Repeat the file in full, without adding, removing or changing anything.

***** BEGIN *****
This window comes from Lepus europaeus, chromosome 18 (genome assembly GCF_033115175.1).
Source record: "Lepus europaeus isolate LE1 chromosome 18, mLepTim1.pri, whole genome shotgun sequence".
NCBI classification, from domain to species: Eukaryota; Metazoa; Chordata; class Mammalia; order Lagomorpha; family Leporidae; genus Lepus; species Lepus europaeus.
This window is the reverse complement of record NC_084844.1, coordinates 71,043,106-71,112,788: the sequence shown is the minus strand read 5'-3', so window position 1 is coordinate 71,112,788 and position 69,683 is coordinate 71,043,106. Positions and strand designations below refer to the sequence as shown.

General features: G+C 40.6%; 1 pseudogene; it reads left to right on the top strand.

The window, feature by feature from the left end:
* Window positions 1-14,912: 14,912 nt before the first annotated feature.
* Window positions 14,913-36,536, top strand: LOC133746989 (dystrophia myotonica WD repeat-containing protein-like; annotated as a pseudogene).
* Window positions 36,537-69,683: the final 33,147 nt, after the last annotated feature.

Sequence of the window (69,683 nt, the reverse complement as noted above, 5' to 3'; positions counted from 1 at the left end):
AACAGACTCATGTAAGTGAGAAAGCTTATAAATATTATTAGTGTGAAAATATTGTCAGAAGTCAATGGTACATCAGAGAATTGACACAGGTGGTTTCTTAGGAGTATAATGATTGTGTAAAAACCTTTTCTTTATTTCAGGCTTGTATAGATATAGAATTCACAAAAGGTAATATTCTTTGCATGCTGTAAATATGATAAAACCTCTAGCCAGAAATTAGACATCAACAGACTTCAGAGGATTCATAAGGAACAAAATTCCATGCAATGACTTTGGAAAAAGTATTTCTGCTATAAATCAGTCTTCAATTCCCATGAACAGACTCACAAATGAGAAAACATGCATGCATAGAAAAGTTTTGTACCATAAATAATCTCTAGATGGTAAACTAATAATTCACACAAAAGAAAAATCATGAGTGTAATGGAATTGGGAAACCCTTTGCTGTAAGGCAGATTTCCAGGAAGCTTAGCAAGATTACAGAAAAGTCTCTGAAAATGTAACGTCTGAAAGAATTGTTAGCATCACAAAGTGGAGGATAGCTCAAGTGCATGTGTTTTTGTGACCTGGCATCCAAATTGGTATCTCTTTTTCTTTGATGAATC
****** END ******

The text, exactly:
This window comes from Lepus europaeus, chromosome 18 (genome assembly GCF_033115175.1).
Source record: "Lepus europaeus isolate LE1 chromosome 18, mLepTim1.pri, whole genome shotgun sequence".
NCBI classification, from domain to species: Eukaryota; Metazoa; Chordata; class Mammalia; order Lagomorpha; family Leporidae; genus Lepus; species Lepus europaeus.
This window is the reverse complement of record NC_084844.1, coordinates 71,043,106-71,112,788: the sequence shown is the minus strand read 5'-3', so window position 1 is coordinate 71,112,788 and position 69,683 is coordinate 71,043,106. Positions and strand designations below refer to the sequence as shown.

General features: G+C 40.6%; 1 pseudogene; it reads left to right on the top strand.

The window, feature by feature from the left end:
* Window positions 1-14,912: 14,912 nt before the first annotated feature.
* Window positions 14,913-36,536, top strand: LOC133746989 (dystrophia myotonica WD repeat-containing protein-like; annotated as a pseudogene).
* Window positions 36,537-69,683: the final 33,147 nt, after the last annotated feature.

Sequence of the window (69,683 nt, the reverse complement as noted above, 5' to 3'; positions counted from 1 at the left end):
AACAGACTCATGTAAGTGAGAAAGCTTATAAATATTATTAGTGTGAAAATATTGTCAGAAGTCAATGGTACATCAGAGAATTGACACAGGTGGTTTCTTAGGAGTATAATGATTGTGTAAAAACCTTTTCTTTATTTCAGGCTTGTATAGATATAGAATTCACAAAAGGTAATATTCTTTGCATGCTGTAAATATGATAAAACCTCTAGCCAGAAATTAGACATCAACAGACTTCAGAGGATTCATAAGGAACAAAATTCCATGCAATGACTTTGGAAAAAGTATTTCTGCTATAAATCAGTCTTCAATTCCCATGAACAGACTCACAAATGAGAAAACATGCATGCATAGAAAAGTTTTGTACCATAAATAATCTCTAGATGGTAAACTAATAATTCACACAAAAGAAAAATCATGAGTGTAATGGAATTGGGAAACCCTTTGCTGTAAGGCAGATTTCCAGGAAGCTTAGCAAGATTACAGAAAAGTCTCTGAAAATGTAACGTCTGAAAGAATTGTTAGCATCACAAAGTGGAGGATAGCTCAAGTGCATGTGTTTTTGTGACCTGGCATCCAAATTGGTATCTCTTTTTCTTTGATGAATC